Over a billion personal data records were compromised by cyberattacks in 2014, a new report has revealed, driven by high-profile breaches on Home Depot, JPMorgan and eBay.
The 1,023,108,267 records breached in 2014 came from just 1,541 incidents, according to the Breach Level Index report by digital security company Gemalto. It marked a 78 percent surge in the number of personal data records compromised compared to 2013.
Last year saw a number of major hacking attacks on companies including Sony Pictures Entertainment and investment bank JPMorgan. The biggest incident occurred when AliExpress, a service run by New York-listed Alibaba, was breached, leaving 300 million personal records open to hackers, who didn't need passwords to access the accounts.
U.S. auction website eBay was also hit by a cyberattack which led to145 million personal piece of data being compromised -- the second-biggest incident of the year. EBay said hackers got access to "encrypted passwords and other non-financial data", in a statement in May, when it published details of the breach.
The third biggest incident of the year was an attack on retailer Home Depot, in which 109 million records were compromised. When the cyberattack was revealed, the company said that hackers had stolen files containing email addresses, but not "passwords, payment card information or other sensitive personal information."
Hackers shifting tactics
The Gemalto researchers noted that cyber criminals had switched their focus to the hijacking of identities for long-term gain.
"We're clearly seeing a shift in the tactics of cybercriminals, with long-term identity theft becoming more of a goal than the immediacy of stealing a credit card number," Jason Hart, vice president of cloud services, identity and data protection at Gemalto, said in the report.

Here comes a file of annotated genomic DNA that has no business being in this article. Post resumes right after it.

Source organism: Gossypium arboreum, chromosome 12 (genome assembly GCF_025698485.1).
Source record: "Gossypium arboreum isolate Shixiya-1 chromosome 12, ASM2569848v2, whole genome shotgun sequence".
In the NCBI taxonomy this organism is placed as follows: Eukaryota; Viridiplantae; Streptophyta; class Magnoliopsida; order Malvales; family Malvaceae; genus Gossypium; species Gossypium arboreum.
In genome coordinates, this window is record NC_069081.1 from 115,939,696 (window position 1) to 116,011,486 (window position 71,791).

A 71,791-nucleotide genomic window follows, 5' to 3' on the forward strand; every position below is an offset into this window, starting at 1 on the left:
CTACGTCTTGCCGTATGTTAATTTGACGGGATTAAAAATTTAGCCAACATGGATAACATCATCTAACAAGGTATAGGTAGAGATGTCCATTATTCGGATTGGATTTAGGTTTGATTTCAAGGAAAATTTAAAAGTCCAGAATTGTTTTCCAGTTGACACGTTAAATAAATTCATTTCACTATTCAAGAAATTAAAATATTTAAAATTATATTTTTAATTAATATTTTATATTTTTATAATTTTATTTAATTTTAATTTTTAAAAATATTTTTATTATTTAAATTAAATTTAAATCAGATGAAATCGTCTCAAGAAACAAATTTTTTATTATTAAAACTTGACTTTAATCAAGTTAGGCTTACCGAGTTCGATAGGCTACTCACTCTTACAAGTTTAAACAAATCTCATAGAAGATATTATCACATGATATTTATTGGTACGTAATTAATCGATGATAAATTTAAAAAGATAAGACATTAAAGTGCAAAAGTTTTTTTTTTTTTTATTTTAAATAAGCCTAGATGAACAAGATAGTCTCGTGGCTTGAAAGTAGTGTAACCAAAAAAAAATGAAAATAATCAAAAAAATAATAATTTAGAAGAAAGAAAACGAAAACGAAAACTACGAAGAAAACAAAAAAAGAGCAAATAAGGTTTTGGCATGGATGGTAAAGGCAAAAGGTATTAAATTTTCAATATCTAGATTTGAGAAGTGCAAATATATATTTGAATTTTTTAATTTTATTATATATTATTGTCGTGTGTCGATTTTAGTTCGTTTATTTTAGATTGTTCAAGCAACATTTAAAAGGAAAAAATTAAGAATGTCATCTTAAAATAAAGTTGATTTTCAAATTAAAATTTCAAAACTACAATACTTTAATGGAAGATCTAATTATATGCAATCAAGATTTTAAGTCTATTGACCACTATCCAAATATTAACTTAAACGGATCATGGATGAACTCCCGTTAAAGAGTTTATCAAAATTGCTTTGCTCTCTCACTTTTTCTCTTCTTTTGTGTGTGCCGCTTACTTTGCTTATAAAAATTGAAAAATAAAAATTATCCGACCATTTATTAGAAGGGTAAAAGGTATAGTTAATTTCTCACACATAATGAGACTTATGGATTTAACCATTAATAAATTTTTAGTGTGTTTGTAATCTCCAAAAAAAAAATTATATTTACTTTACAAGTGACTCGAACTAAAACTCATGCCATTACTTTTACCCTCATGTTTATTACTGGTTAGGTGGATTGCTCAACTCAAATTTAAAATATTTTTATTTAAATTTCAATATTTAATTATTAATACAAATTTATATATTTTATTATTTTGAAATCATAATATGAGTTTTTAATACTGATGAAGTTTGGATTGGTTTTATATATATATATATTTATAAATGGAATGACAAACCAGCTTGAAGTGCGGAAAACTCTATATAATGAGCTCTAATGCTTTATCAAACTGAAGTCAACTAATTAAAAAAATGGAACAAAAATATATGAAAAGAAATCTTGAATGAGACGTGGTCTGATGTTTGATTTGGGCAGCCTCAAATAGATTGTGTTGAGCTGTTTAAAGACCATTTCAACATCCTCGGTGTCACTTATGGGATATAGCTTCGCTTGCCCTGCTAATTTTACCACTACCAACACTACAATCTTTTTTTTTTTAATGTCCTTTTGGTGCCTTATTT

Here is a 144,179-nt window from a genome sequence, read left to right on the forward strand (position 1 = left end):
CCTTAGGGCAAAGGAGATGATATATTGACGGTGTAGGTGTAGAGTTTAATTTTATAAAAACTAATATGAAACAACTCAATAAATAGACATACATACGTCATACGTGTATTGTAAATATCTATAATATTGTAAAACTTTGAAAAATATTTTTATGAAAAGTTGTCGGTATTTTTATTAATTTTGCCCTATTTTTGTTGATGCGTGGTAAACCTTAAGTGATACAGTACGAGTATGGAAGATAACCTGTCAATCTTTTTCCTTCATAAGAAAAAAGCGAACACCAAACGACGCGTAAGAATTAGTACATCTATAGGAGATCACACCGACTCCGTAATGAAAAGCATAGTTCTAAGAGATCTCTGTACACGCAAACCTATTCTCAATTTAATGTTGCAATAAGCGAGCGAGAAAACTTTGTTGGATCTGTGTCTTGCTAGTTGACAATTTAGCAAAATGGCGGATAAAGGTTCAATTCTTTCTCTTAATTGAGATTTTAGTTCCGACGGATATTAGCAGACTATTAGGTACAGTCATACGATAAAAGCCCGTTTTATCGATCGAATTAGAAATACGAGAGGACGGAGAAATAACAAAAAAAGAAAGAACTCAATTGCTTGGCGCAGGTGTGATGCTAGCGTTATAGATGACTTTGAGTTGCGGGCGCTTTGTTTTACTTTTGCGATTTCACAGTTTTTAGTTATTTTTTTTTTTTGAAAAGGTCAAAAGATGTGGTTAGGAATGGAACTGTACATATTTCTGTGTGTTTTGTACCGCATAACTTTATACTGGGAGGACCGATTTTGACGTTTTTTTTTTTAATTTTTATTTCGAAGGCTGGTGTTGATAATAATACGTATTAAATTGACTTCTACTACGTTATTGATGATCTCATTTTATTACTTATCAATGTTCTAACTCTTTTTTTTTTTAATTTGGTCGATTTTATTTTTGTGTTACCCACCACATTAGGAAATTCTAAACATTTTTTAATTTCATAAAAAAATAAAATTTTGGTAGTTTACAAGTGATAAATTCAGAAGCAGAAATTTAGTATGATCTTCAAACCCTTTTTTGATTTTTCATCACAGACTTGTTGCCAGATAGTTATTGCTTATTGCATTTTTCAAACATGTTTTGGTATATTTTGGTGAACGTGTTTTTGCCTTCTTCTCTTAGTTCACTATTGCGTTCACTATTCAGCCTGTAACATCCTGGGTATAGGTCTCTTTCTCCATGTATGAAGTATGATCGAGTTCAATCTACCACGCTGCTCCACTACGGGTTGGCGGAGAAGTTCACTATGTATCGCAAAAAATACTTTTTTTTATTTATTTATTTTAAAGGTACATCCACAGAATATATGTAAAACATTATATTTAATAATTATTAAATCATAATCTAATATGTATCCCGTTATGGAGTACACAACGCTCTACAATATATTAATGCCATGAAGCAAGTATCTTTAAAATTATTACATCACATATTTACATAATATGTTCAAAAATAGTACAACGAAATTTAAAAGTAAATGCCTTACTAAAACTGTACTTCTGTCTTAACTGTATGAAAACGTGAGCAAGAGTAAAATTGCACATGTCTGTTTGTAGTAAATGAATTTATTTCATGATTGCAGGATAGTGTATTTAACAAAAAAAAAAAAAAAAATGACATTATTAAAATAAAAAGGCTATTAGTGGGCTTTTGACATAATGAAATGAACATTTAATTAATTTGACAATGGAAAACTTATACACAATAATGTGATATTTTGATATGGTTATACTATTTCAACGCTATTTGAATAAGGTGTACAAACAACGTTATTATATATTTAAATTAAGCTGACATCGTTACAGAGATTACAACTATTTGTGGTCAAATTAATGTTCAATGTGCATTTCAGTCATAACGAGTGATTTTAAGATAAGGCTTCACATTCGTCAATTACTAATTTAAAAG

"Identity theft could lead to the opening of new fraudulent credit accounts, creating false identities for criminal enterprises, or a host of other serious crimes. As data breaches become more personal, we're starting to see that the universe of risk exposure for the average person is expanding."
Identity theft accounted for more than half of the breaches in 2014, a dramatic rise from 20 percent in 2013, while hacking for the purpose of financial access dropped from 50 percent of breaches in 2013, to 17 percent last year.
Interestingly, there were 176 data breaches among retailers, accounting for just 11 percent of the total number of incidents. Yet this accounted for 55 percent of the total number of records stolen in 2014, highlighting the vulnerability of retailers in particular.
Experts said this could be because users often have one passwords across several retailer websites, making it easy for hackers to gain access to several accounts.
"Hackers know people use the same passwords for multiple accounts. If you can infiltrate one retailer, the chances that the data you steal from one retailer can be used again and again," David Emm, senior security researcher at Kaspersky Lab, told CNBC by phone.
He added that retailers in particular may not have the security expertise and, as such, data protection could be lax.
"A lot of providers are not securing passwords and not storing information in encrypted formats. If the data is not protected, not only does the breach happen, but then data can leak out," Emm added.